Fantasy Doctor: The guessing game

There is only so much we can predict.

When it comes to guessing outcomes, we’re all guilty. Sometimes it’s easy to predict, like the Jags losing to the Seahawks. Other times, we’re incredulous that the Giants could ever allow the Panthers to pitch a 38-point shutout against them.

We get these gut feelings, and then we choose to either accept or reject them. After a few seasons of average and sloppy writing, it was pretty clear the “Dexter” series finale was going to be about the same. I fought against the idea because I loved the show, but ultimately, it was a disappointment.

The truth, though, is that we don’t know everything. I could have guessed Peyton Manning was going to be a rock star quarterback this season. I may have predicted Philip Rivers would let me down each and every time I relied on him. But no matter how much we may try to deny it, we can’t be sure of anything.

And that’s not a bad thing, either. Not knowing is part of the fun of fantasy football. When those week-to-week matchup projects pick me to lose by 20 points and my wide receiver gamble pays out a big W, I’m elated and drawn in by the sheer excitement.

It still works the other way, too. Your team can disappoint you next week just as much as it impressed you this week, but that’s a risk we all agree to take as fantasy owners. It’s the thrill of any outcome and all possibility that pulls us in.

Owning a fantasy team is similar to having a gambling addiction. You’re playing the odds. You stand to lose more than you can gain. Excessive investment can leave you estranged from your family, friends and girlfriend. The only major difference is there aren’t lasting consequences, which allows you to step back and appreciate the fact that you’re playing a game of chance.

I’ve said it before, and I’ll say it again. Fantasy football should be about having fun. It’s why I write about it every week, because I love talking about the NFL and doing my best to give advice and analysis. After three weeks of great takes and heartbreaks, here are Week 4’s pickups and drops.


Brian Hartline (wide receiver, Dolphins, owned in 43.4 percent of ESPN leagues) The addition of Mike Wallace was expected to stifle Brian Hartline’s stardom, but Wallace has busted two of three weeks while Hartline has stayed a constant, under-the-radar threat at 18 catches for 283 yards and two touchdowns. Miami will be looking to make a statement against the Saints on Monday night, which likely means a pass-heavy performance from Tannehill. Also, Wallace’s last-season resume still earns him the bulk of the defense’s attention, making Hartline a reliable grab when looking to fill a hole in your lineup.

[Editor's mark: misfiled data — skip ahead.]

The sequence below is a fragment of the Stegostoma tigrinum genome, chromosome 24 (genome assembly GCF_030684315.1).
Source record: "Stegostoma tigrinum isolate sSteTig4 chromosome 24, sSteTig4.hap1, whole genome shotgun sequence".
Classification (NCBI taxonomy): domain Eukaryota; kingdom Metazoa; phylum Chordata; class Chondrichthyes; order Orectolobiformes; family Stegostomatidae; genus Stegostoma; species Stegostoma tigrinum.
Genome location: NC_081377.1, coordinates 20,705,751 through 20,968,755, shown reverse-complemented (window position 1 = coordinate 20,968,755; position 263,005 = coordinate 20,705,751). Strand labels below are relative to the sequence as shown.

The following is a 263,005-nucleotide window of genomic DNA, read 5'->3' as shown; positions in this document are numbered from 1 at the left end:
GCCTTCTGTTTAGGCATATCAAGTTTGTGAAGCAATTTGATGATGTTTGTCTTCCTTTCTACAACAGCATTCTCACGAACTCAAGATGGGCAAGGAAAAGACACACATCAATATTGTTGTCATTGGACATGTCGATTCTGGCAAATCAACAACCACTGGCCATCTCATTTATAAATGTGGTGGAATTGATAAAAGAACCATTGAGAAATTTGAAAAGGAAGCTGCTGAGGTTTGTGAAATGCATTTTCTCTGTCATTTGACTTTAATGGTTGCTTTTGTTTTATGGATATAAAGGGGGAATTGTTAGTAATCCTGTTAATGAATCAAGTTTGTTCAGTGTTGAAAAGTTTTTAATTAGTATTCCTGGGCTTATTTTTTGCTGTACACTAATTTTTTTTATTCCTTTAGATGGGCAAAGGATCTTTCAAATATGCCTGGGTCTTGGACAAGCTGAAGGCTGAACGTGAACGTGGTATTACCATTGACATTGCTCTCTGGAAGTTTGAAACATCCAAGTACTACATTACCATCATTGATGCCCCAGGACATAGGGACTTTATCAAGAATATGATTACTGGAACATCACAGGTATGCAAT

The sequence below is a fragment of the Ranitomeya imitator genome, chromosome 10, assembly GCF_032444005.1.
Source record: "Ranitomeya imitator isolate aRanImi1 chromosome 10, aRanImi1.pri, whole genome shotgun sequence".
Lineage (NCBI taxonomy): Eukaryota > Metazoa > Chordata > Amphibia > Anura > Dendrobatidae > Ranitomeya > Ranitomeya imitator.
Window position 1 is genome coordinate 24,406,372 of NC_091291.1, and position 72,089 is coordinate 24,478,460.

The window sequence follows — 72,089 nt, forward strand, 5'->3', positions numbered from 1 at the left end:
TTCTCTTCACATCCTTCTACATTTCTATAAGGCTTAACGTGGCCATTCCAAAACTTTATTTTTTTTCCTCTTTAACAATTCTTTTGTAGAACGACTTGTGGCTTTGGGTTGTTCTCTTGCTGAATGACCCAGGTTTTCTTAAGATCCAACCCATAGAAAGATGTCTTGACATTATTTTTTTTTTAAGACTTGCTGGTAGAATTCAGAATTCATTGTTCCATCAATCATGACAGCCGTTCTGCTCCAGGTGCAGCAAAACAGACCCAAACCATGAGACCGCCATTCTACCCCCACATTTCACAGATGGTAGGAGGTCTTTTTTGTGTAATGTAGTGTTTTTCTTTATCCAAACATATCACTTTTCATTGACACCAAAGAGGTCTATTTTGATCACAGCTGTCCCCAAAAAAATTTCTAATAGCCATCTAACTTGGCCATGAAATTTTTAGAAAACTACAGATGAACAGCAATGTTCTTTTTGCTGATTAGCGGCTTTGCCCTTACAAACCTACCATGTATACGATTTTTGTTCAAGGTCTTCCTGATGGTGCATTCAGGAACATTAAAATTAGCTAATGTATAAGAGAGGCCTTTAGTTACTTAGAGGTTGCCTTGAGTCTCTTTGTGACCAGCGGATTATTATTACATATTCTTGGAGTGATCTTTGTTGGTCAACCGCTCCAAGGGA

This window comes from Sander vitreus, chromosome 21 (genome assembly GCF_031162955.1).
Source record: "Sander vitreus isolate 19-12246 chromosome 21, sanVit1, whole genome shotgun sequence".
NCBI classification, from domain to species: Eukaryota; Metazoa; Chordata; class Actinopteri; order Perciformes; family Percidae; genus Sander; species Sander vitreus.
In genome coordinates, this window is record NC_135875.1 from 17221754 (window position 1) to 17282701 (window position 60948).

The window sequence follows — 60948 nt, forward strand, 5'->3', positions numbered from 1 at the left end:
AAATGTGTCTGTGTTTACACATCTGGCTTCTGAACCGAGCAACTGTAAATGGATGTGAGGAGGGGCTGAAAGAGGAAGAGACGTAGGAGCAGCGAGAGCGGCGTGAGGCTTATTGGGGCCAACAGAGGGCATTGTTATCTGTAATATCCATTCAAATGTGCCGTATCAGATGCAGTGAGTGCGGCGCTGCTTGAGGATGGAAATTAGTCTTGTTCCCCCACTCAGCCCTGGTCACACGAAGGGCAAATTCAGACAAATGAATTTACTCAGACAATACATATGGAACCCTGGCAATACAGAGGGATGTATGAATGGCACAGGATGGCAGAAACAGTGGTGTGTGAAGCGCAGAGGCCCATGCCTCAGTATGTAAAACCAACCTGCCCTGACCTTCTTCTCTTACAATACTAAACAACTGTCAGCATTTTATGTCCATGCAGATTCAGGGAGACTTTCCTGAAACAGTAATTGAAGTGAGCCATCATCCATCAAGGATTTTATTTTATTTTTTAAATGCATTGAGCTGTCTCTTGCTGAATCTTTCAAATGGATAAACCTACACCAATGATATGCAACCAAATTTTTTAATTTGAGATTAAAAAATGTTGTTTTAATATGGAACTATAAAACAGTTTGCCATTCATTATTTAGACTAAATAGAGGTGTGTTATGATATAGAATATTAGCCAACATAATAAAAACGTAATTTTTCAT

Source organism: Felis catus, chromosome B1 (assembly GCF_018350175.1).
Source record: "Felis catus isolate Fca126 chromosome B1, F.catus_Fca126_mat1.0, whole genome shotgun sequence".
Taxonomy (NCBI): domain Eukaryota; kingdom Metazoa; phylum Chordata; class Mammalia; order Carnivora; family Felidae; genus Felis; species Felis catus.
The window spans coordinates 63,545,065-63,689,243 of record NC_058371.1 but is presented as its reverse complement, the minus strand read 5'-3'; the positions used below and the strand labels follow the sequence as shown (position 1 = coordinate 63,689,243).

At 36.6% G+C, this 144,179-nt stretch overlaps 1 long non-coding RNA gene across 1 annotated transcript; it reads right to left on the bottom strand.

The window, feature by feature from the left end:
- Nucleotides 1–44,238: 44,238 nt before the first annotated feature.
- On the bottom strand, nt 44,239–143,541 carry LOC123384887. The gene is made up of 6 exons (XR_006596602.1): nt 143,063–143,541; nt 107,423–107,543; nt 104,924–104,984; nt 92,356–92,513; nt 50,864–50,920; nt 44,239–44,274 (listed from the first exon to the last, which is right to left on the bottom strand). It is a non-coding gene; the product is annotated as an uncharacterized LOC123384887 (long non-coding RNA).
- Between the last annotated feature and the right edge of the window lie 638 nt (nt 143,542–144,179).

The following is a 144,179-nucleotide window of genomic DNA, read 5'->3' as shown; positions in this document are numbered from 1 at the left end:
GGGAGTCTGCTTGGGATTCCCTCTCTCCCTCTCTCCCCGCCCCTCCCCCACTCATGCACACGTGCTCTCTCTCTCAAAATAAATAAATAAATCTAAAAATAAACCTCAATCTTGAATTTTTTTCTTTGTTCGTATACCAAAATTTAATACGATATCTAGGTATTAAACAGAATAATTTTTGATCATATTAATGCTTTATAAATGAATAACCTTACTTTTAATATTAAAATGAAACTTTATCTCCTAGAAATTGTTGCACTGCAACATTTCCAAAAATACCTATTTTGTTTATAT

Bengals D/ST (98.2 percent) — Minnesota may have been embarrassed by Hoyer-led comeback for the Browns, but don’t expect the same from the Bengals. After downing the Packers and snagging two picks from Aaron Rodgers, the Bengals secondary will be looking to abuse Hoyer’s inexperience. That packages well with an improving pass rush, which held Rodgers to 244 yards last week and resulted in four sacks (six on the season). Add in the fact that, well, it’s the Browns, and the Bengals defense looks like a hot choice for Week 4. They’re probably not available, but if they are, grab them. And if you have them, start them.


Eli Manning (quarterback, Giants, 100 percent) Shutout by the Panthers? C’mon, Eli, you can do better than that. You will do better than that. But Kansas City isn’t going to be the place. Manning has thrown eight picks in three weeks and only produced 931 passing yards, but it’s not Manning himself you should be worried about. It’s the 15 sacks the Chiefs have made so far and the Giants’ poor offensive line. Good pass rush is going to make an already-rocky Eli even worse, so keeping him around isn’t going to do you any good.

Montee Ball (running back, Broncos, 95 percent) — For a guy who was hyped in the preseason, Ball has turned out some of the poorest numbers around. In three games, he’s only generated 99 rushing yards, no touchdowns and a measly seven points. Plus, when splitting the carries with Knowshon Moreno (30 points) and Ronnie Hillman (16 points) who both offer more pass protection, it’s hard to expect frequent handoffs. It doesn’t help when you have a legend of a quarterback making pass plays work with everyone and anyone he can. Julius Thomas, Demaryius Thomas, Wes Welker, Eric Decker — these are all reasons why you should drop him right now.

J.J. is a sophomore in Media. He can be reached at [email protected] Follow him on Twitter @Wilsonable07.